To teach reproductive health care, Hills noted that “things get more dangerous” when it comes to graduate medical students in states that ban abortion or have severe restrictions. The Accreditation Council for Graduate Medical Education (ACGME) published guidelines for teaching obstetrics and gynecology under such limitations.

“They have said that in those states where abortion is illegal, we need to send students to states where it is legal so they can get the training they need to learn how to perform and manage abortion, which is a great question.” Hills said, adding that ACGME said abortion simulations could also be allowed to train graduate students who are unable to travel.

the dobbs Additionally, the decision has caused confusion among many in the medical community around the legality of assisted reproductive technology, such as in vitro fertilization (IVF).

“Students need to learn about the technology needed to help women get pregnant, and that sometimes involves growing embryos outside the body,” Hills explained. “There will be issues around what I do with the remaining embryos. And what about surrogacy? We have to cover these areas academically.”

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Reflecting on the big picture, Sorrell at Paul Quinn also noted that the dobbs The ruling came on the heels of a school shooting in Uvalde, Texas, that killed 19 children and two teachers. The setbacks around abortion rights, as well as gun control, have left him wondering about the role of universities at this time in the country.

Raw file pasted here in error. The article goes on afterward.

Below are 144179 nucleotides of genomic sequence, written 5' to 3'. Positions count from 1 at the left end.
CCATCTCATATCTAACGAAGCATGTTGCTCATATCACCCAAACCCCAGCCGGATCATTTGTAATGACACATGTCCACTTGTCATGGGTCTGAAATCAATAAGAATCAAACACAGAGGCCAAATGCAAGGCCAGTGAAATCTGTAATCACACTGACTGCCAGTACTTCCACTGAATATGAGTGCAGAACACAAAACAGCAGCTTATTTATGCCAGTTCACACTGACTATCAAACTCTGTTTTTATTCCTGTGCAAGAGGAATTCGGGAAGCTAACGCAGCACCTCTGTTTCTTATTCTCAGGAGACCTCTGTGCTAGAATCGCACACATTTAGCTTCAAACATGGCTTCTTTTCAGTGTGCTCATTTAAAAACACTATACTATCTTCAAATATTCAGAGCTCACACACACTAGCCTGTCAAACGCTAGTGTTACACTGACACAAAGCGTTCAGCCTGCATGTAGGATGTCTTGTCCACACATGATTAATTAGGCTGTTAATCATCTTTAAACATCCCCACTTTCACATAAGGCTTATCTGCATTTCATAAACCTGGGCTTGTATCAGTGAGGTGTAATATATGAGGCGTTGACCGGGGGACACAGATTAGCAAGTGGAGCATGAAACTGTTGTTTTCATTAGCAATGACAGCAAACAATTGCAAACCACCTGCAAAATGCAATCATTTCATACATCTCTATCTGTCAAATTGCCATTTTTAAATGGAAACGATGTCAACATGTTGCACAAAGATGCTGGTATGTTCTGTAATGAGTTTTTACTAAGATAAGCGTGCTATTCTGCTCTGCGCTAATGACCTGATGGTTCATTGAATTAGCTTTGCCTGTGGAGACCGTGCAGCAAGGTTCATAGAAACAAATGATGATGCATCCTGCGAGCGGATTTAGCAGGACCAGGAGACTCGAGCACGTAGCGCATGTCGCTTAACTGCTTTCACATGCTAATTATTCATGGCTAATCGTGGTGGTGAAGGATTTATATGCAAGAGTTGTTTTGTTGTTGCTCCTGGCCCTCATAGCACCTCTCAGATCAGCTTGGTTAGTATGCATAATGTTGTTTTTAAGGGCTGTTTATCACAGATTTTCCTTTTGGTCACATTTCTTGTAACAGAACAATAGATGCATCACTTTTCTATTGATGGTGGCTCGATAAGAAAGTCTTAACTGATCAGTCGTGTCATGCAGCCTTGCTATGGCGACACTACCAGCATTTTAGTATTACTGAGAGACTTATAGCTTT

“I think in higher education we have to ask ourselves some really fundamental questions,” Sorrell said. “I say it over and over again: All the people who are involved in this state of affairs right now, those on the Supreme Court, for example, went to American colleges and universities. partisan behavior. The unwillingness to collaborate or cross party lines. What have we done as institutions to contribute to this scenario? Because we have to take ownership of this. There is something we are doing wrong.”

Rebecca Kelliher can be reached at [email protected]